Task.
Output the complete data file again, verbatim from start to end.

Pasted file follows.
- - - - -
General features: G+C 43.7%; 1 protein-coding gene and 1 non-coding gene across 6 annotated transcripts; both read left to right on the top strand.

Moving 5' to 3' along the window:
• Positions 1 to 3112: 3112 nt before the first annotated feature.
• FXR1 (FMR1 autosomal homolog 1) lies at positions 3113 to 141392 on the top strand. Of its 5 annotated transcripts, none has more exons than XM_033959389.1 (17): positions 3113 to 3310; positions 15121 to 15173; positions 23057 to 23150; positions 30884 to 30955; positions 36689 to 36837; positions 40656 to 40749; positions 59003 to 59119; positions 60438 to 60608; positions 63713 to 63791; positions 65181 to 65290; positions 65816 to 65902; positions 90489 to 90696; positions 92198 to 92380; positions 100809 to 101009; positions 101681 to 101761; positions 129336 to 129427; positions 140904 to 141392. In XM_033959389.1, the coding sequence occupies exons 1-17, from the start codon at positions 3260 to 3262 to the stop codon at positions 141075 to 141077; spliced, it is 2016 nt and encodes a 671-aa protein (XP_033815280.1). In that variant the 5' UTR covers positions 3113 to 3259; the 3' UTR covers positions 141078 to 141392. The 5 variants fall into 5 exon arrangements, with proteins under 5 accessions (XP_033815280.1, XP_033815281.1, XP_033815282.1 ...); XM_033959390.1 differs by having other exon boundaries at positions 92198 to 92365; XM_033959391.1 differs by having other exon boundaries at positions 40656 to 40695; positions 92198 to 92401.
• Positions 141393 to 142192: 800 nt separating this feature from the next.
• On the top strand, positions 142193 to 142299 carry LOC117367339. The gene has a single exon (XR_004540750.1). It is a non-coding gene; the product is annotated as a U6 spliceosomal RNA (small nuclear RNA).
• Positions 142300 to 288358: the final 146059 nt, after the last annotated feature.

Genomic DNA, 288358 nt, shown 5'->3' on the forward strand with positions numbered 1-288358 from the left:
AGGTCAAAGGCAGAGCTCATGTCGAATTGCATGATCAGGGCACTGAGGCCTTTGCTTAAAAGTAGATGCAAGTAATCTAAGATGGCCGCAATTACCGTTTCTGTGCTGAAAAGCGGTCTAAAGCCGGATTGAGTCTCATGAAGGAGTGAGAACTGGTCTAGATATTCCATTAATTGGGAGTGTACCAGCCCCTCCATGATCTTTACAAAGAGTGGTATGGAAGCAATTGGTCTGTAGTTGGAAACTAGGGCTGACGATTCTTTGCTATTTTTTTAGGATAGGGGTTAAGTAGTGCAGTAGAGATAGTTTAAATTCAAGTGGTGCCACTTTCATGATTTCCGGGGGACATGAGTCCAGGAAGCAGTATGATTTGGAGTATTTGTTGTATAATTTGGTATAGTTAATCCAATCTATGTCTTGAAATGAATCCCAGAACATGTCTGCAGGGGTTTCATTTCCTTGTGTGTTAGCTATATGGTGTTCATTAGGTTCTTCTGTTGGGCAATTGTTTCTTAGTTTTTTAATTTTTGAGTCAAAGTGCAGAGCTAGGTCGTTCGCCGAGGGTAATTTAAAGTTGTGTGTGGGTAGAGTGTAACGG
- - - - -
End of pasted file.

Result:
General features: G+C 43.7%; 1 protein-coding gene and 1 non-coding gene across 6 annotated transcripts; both read left to right on the top strand.

Moving 5' to 3' along the window:
• Positions 1 to 3112: 3112 nt before the first annotated feature.
• FXR1 (FMR1 autosomal homolog 1) lies at positions 3113 to 141392 on the top strand. Of its 5 annotated transcripts, none has more exons than XM_033959389.1 (17): positions 3113 to 3310; positions 15121 to 15173; positions 23057 to 23150; positions 30884 to 30955; positions 36689 to 36837; positions 40656 to 40749; positions 59003 to 59119; positions 60438 to 60608; positions 63713 to 63791; positions 65181 to 65290; positions 65816 to 65902; positions 90489 to 90696; positions 92198 to 92380; positions 100809 to 101009; positions 101681 to 101761; positions 129336 to 129427; positions 140904 to 141392. In XM_033959389.1, the coding sequence occupies exons 1-17, from the start codon at positions 3260 to 3262 to the stop codon at positions 141075 to 141077; spliced, it is 2016 nt and encodes a 671-aa protein (XP_033815280.1). In that variant the 5' UTR covers positions 3113 to 3259; the 3' UTR covers positions 141078 to 141392. The 5 variants fall into 5 exon arrangements, with proteins under 5 accessions (XP_033815280.1, XP_033815281.1, XP_033815282.1 ...); XM_033959390.1 differs by having other exon boundaries at positions 92198 to 92365; XM_033959391.1 differs by having other exon boundaries at positions 40656 to 40695; positions 92198 to 92401.
• Positions 141393 to 142192: 800 nt separating this feature from the next.
• On the top strand, positions 142193 to 142299 carry LOC117367339. The gene has a single exon (XR_004540750.1). It is a non-coding gene; the product is annotated as a U6 spliceosomal RNA (small nuclear RNA).
• Positions 142300 to 288358: the final 146059 nt, after the last annotated feature.

Genomic DNA, 288358 nt, shown 5'->3' on the forward strand with positions numbered 1-288358 from the left:
AGGTCAAAGGCAGAGCTCATGTCGAATTGCATGATCAGGGCACTGAGGCCTTTGCTTAAAAGTAGATGCAAGTAATCTAAGATGGCCGCAATTACCGTTTCTGTGCTGAAAAGCGGTCTAAAGCCGGATTGAGTCTCATGAAGGAGTGAGAACTGGTCTAGATATTCCATTAATTGGGAGTGTACCAGCCCCTCCATGATCTTTACAAAGAGTGGTATGGAAGCAATTGGTCTGTAGTTGGAAACTAGGGCTGACGATTCTTTGCTATTTTTTTAGGATAGGGGTTAAGTAGTGCAGTAGAGATAGTTTAAATTCAAGTGGTGCCACTTTCATGATTTCCGGGGGACATGAGTCCAGGAAGCAGTATGATTTGGAGTATTTGTTGTATAATTTGGTATAGTTAATCCAATCTATGTCTTGAAATGAATCCCAGAACATGTCTGCAGGGGTTTCATTTCCTTGTGTGTTAGCTATATGGTGTTCATTAGGTTCTTCTGTTGGGCAATTGTTTCTTAGTTTTTTAATTTTTGAGTCAAAGTGCAGAGCTAGGTCGTTCGCCGAGGGTAATTTAAAGTTGTGTGTGGGTAGAGTGTAACGG